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One of the most remarkable observations about the neocortex is that no matter where you look, the activity of neurons is sparse, meaning only a small percentage of them are spiking at any point in time. The sparsity might vary from less than one percent to several percent, but it is always sparse. Sparse distributed representations (SDRs) model this property and are a key component of HTM theory [1].

Our research on SDRs is aimed at uncovering properties of sparse representations that provide insight into the neocortex. The research also provides a practical mathematical framework that helps explain some of the numbers and parameters used in HTM systems.

Our research has focused on binary sparse distributed representations, i.e. an array consisting of a large number of bits where a small percentage are 1’s and the rest are 0’s. The bits of SDRs correspond to neurons in the brain, where 1 represents an active neuron and 0 an inactive one. Each bit typically has some meaning (such as the presence of an edge at a particular location and orientation). The information is distributed amongst the bits such that no single bit is critical.

In [2] we show that high dimensional sparse patterns can be classified extremely reliably, even in the presence of large amounts of noise and failures. We discuss the union property, which allows multiple patterns to be simultaneously represented and recognized. This property is what enables HTM sequence memory to make multiple predictions about the future. The paper derives scaling equations for computing the probability of false positive and false negative errors, both with and without unions.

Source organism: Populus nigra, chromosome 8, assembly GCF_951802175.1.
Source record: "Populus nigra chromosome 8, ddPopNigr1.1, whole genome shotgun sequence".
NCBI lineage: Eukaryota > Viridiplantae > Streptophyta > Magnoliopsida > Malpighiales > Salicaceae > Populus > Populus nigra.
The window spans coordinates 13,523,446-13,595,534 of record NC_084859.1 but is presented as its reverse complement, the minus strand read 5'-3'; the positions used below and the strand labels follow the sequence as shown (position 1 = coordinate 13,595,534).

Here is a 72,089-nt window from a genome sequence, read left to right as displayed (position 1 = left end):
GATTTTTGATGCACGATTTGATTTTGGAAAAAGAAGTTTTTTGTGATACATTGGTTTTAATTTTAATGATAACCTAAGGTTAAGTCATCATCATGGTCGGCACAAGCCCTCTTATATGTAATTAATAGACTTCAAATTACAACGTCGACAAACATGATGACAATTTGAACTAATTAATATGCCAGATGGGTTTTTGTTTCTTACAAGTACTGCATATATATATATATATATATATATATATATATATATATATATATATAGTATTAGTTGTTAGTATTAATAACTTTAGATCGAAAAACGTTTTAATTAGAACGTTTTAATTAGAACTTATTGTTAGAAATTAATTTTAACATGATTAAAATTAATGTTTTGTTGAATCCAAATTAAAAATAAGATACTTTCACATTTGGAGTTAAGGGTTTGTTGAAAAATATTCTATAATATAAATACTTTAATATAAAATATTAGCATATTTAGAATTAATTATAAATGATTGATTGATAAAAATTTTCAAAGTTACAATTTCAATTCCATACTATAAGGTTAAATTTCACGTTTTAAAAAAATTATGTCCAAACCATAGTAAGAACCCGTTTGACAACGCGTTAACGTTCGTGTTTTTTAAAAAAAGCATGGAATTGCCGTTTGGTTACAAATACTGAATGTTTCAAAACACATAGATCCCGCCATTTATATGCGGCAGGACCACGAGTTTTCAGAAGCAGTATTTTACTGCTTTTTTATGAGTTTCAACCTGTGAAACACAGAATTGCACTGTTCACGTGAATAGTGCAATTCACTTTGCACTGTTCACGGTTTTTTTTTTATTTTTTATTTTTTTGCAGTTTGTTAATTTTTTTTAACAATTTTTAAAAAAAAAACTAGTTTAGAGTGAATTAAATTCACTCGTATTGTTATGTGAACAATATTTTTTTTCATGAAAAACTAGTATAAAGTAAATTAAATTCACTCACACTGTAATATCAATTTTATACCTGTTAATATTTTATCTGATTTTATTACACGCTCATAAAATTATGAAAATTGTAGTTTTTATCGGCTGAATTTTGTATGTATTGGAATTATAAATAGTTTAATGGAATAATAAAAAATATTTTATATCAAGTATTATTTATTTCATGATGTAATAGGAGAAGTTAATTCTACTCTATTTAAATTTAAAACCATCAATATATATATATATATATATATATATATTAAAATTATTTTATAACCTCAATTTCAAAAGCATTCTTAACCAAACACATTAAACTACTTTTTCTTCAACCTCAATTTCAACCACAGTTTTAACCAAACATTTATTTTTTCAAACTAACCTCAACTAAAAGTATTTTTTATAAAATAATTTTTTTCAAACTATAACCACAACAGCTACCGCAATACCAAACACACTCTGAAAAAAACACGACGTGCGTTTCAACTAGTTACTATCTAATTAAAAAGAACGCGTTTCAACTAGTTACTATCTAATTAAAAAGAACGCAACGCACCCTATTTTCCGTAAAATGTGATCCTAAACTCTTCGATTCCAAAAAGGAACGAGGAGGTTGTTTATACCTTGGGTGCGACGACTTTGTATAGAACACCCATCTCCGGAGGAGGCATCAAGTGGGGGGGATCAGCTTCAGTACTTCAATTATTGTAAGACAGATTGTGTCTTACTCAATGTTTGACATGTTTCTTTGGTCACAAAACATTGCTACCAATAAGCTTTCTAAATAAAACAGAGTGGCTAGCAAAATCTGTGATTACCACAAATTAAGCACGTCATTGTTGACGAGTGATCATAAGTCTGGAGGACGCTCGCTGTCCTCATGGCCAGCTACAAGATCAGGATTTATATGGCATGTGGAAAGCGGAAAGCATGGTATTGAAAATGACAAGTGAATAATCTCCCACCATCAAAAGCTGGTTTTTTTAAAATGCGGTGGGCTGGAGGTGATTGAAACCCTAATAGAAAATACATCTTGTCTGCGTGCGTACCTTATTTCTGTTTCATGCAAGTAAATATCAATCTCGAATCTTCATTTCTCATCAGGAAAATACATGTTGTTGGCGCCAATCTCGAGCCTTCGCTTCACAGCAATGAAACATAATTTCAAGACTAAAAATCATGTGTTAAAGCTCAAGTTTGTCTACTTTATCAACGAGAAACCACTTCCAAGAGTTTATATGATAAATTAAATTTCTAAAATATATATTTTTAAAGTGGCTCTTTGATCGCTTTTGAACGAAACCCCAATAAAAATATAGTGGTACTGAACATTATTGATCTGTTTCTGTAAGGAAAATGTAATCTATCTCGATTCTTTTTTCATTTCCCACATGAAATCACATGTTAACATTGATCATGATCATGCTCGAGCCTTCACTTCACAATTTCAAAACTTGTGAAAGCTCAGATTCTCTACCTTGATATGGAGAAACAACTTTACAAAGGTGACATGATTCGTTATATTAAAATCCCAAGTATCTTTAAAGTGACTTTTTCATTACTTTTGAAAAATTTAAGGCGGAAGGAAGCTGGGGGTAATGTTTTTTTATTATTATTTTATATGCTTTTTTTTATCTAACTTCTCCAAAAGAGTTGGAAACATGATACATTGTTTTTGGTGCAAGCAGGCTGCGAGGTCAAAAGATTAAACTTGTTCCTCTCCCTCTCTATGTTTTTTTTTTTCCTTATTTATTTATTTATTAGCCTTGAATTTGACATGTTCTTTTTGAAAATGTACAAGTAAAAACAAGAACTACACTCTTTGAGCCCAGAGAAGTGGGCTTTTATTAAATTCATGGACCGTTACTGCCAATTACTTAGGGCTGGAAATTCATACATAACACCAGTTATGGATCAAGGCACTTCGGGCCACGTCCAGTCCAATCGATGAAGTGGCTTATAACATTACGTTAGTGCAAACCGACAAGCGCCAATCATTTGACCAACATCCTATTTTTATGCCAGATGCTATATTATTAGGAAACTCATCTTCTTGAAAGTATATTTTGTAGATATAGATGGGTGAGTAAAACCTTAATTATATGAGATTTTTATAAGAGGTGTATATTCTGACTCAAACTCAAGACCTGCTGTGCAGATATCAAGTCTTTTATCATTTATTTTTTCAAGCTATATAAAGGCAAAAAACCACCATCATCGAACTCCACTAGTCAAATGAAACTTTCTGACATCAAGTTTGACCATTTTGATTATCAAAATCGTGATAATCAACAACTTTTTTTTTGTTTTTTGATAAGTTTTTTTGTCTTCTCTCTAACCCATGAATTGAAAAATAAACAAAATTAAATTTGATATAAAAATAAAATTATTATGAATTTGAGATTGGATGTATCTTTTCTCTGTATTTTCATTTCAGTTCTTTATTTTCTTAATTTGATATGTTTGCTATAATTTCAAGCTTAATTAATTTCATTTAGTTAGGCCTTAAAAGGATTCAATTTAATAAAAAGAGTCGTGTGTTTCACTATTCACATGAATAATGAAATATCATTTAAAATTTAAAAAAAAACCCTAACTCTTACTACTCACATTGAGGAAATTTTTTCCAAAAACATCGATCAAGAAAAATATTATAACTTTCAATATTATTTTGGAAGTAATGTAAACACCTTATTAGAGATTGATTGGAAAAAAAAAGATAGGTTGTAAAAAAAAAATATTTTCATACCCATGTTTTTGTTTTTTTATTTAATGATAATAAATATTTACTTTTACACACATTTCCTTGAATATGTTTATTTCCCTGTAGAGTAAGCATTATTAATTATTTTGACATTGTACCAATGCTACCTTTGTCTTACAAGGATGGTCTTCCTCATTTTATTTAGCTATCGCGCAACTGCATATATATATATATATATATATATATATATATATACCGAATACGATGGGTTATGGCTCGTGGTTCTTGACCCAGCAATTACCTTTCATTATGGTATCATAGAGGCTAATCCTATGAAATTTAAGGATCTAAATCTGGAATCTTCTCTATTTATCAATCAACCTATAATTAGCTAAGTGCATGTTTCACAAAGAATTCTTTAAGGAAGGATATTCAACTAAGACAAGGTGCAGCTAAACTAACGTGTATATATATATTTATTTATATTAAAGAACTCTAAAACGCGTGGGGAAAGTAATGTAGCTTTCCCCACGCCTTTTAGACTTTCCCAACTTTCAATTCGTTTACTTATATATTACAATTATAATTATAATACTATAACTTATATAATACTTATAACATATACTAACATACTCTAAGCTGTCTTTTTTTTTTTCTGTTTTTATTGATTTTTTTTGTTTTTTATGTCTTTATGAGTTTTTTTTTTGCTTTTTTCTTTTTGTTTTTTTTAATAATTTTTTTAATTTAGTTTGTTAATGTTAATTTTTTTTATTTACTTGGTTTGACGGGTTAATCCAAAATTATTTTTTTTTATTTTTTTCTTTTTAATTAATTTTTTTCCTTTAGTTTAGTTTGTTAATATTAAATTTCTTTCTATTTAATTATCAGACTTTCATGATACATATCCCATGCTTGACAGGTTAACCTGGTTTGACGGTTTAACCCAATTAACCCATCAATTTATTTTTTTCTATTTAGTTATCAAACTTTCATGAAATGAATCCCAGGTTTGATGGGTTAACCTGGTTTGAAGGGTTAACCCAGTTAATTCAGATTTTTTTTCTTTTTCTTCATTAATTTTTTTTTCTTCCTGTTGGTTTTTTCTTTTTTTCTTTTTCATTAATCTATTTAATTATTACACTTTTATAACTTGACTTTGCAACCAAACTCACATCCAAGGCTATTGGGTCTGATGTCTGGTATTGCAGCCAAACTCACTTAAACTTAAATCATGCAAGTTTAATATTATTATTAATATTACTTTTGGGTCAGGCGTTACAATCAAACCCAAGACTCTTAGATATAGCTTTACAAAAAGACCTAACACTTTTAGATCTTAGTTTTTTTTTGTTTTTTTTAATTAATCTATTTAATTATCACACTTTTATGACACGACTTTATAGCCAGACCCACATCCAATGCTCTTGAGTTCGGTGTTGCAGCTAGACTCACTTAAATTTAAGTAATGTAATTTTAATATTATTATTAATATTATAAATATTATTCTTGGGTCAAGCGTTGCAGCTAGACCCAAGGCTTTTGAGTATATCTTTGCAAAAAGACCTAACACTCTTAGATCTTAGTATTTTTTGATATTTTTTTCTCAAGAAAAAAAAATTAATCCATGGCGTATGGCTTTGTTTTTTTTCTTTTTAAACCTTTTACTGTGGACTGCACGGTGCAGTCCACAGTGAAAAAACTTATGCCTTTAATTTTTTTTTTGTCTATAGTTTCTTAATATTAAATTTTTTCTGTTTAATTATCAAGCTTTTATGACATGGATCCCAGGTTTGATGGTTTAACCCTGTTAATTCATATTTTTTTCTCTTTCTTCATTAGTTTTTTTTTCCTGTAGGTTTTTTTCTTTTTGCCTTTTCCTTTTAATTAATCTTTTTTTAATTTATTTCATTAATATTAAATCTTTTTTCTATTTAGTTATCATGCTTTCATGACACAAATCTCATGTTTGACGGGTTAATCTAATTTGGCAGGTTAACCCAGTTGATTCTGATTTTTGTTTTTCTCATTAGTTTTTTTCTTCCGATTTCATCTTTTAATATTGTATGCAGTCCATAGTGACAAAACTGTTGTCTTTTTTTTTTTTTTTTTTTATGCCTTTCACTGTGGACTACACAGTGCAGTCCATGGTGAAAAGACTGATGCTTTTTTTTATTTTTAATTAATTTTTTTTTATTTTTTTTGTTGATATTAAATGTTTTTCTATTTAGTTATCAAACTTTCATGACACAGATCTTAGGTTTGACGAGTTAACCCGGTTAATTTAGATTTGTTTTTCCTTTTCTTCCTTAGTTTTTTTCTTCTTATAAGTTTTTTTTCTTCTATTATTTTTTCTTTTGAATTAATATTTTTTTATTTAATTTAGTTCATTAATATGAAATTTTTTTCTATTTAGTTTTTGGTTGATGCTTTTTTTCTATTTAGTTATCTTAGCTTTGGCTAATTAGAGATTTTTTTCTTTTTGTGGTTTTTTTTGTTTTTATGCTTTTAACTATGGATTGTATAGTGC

Through active dendrites, a neural property that is a key underpinning of HTM theory, neurons are thought to detect patterns using a small number of synapses (as few as 10 to 20 synapses). Given that neural populations are large, and their activity is extremely unreliable and noisy, how could neurons reliably detect patterns with such a tiny number of synapses? The above scaling laws show that under a range of numbers, even 10 to 20 synapses can accurately classify patterns under very noisy conditions. The equations can even be used to explain the experimentally observed thresholds in active dendrites (see Cosyne poster below).

**[1]** Cui, Y., Ahmad, S., & Hawkins, J. (2017) The HTM Spatial Pooler – a neocortical algorithm for online sparse distributed coding. *Front. Comput. Neurosci.*, **11**, 111. **[2]** Ahmad, S. & Hawkins, J. (2016) How do neurons operate on sparse distributed representations?

A mathematical theory of sparsity, neurons and active dendrites. *arXiv*, arXiv:1601.00720. **[3]** Hawkins, J. et al. (2016) Biological and Machine Intelligence. Sparse Distributed Representations chapter.

- Sparse Distributed Representations – Our Brain’s Data Structure
- SDR Capacity & Comparison (HTM School, Episode 2)
- SDR Overlap Sets and Subsampling (HTM School, Episode 3)
- SDR Sets & Unions (HTM School, Episode 4)